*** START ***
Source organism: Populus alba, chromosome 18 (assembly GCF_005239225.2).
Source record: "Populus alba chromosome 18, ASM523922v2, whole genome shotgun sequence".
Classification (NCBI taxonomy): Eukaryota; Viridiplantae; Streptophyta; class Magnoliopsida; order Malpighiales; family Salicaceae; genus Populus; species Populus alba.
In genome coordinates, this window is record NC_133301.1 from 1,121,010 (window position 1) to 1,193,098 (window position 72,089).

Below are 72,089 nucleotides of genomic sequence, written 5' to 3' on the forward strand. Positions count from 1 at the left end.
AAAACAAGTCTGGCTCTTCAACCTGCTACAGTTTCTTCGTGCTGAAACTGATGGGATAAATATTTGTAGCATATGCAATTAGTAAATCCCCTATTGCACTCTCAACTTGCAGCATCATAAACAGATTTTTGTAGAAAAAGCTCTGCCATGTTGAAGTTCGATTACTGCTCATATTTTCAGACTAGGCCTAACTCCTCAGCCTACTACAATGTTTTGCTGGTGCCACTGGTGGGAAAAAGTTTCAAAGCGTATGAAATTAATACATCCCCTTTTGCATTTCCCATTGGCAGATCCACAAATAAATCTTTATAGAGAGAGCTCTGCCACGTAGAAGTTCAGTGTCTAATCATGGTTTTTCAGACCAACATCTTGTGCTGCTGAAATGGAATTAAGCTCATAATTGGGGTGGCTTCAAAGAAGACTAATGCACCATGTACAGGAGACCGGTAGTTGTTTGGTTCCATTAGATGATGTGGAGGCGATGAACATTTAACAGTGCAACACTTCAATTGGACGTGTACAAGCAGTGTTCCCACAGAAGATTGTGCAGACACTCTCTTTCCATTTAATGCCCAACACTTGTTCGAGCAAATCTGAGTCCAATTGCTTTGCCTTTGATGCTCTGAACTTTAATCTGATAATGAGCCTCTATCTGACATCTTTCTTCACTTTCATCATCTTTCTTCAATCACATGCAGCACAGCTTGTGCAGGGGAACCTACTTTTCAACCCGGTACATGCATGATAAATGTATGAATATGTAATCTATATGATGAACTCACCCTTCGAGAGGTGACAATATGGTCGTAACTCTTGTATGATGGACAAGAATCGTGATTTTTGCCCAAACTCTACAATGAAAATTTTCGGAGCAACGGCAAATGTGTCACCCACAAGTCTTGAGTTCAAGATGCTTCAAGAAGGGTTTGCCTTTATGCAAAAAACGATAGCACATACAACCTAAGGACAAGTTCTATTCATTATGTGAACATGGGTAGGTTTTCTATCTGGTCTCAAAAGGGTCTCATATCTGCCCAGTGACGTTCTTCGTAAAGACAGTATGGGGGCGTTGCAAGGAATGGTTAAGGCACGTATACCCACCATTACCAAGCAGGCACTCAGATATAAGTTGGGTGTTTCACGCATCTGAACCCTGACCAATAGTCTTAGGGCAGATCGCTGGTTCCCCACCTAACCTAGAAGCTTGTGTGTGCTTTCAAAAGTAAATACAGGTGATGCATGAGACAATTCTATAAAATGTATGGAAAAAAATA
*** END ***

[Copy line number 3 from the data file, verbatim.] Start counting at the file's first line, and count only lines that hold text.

Classification (NCBI taxonomy): Eukaryota; Viridiplantae; Streptophyta; class Magnoliopsida; order Malpighiales; family Salicaceae; genus Populus; species Populus alba.